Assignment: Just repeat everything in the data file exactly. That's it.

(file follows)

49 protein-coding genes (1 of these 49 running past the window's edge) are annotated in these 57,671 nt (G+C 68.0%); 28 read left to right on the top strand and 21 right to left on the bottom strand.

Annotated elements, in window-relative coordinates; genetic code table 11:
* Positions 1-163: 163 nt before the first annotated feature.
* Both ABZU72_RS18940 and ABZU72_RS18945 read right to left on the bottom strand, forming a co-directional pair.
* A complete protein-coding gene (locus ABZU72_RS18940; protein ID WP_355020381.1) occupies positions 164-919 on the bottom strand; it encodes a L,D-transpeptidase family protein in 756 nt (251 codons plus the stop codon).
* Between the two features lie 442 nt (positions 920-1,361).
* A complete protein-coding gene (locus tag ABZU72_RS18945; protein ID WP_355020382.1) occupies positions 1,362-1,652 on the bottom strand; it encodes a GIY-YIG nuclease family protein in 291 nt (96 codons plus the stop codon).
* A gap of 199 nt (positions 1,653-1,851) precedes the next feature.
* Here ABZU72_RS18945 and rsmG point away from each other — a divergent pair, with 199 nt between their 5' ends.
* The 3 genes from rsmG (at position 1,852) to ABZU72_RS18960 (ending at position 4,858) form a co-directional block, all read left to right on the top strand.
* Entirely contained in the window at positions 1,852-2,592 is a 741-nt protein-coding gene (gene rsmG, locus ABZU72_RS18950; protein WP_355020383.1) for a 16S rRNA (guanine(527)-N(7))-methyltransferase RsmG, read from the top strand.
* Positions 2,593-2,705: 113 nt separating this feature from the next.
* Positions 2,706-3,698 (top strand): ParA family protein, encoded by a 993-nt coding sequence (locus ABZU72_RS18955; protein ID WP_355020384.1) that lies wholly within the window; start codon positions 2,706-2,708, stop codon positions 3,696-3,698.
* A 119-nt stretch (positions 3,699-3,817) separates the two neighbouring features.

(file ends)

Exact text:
49 protein-coding genes (1 of these 49 running past the window's edge) are annotated in these 57,671 nt (G+C 68.0%); 28 read left to right on the top strand and 21 right to left on the bottom strand.

Annotated elements, in window-relative coordinates; genetic code table 11:
* Positions 1-163: 163 nt before the first annotated feature.
* Both ABZU72_RS18940 and ABZU72_RS18945 read right to left on the bottom strand, forming a co-directional pair.
* A complete protein-coding gene (locus ABZU72_RS18940; protein ID WP_355020381.1) occupies positions 164-919 on the bottom strand; it encodes a L,D-transpeptidase family protein in 756 nt (251 codons plus the stop codon).
* Between the two features lie 442 nt (positions 920-1,361).
* A complete protein-coding gene (locus tag ABZU72_RS18945; protein ID WP_355020382.1) occupies positions 1,362-1,652 on the bottom strand; it encodes a GIY-YIG nuclease family protein in 291 nt (96 codons plus the stop codon).
* A gap of 199 nt (positions 1,653-1,851) precedes the next feature.
* Here ABZU72_RS18945 and rsmG point away from each other — a divergent pair, with 199 nt between their 5' ends.
* The 3 genes from rsmG (at position 1,852) to ABZU72_RS18960 (ending at position 4,858) form a co-directional block, all read left to right on the top strand.
* Entirely contained in the window at positions 1,852-2,592 is a 741-nt protein-coding gene (gene rsmG, locus ABZU72_RS18950; protein WP_355020383.1) for a 16S rRNA (guanine(527)-N(7))-methyltransferase RsmG, read from the top strand.
* Positions 2,593-2,705: 113 nt separating this feature from the next.
* Positions 2,706-3,698 (top strand): ParA family protein, encoded by a 993-nt coding sequence (locus ABZU72_RS18955; protein ID WP_355020384.1) that lies wholly within the window; start codon positions 2,706-2,708, stop codon positions 3,696-3,698.
* A 119-nt stretch (positions 3,699-3,817) separates the two neighbouring features.